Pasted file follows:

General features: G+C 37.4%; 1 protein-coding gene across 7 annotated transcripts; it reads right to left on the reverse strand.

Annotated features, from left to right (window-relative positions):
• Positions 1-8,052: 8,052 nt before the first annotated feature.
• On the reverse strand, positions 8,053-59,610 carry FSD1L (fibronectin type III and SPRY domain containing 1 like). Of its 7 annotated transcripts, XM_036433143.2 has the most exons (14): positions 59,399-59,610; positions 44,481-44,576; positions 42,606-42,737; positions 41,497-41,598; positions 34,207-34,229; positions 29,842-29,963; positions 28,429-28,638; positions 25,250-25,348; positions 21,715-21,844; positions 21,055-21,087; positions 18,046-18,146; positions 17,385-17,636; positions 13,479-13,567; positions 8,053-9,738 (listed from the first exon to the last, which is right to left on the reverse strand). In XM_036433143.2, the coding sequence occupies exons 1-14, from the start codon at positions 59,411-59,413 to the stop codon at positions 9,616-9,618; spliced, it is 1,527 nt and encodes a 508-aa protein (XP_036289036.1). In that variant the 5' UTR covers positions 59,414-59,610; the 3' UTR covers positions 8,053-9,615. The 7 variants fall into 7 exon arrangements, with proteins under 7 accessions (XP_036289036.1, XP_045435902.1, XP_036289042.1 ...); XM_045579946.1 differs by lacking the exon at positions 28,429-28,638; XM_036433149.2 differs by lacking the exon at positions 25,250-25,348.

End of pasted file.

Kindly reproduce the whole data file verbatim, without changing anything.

General features: G+C 37.4%; 1 protein-coding gene across 7 annotated transcripts; it reads right to left on the reverse strand.

Annotated features, from left to right (window-relative positions):
• Positions 1-8,052: 8,052 nt before the first annotated feature.
• On the reverse strand, positions 8,053-59,610 carry FSD1L (fibronectin type III and SPRY domain containing 1 like). Of its 7 annotated transcripts, XM_036433143.2 has the most exons (14): positions 59,399-59,610; positions 44,481-44,576; positions 42,606-42,737; positions 41,497-41,598; positions 34,207-34,229; positions 29,842-29,963; positions 28,429-28,638; positions 25,250-25,348; positions 21,715-21,844; positions 21,055-21,087; positions 18,046-18,146; positions 17,385-17,636; positions 13,479-13,567; positions 8,053-9,738 (listed from the first exon to the last, which is right to left on the reverse strand). In XM_036433143.2, the coding sequence occupies exons 1-14, from the start codon at positions 59,411-59,413 to the stop codon at positions 9,616-9,618; spliced, it is 1,527 nt and encodes a 508-aa protein (XP_036289036.1). In that variant the 5' UTR covers positions 59,414-59,610; the 3' UTR covers positions 8,053-9,615. The 7 variants fall into 7 exon arrangements, with proteins under 7 accessions (XP_036289036.1, XP_045435902.1, XP_036289042.1 ...); XM_045579946.1 differs by lacking the exon at positions 28,429-28,638; XM_036433149.2 differs by lacking the exon at positions 25,250-25,348.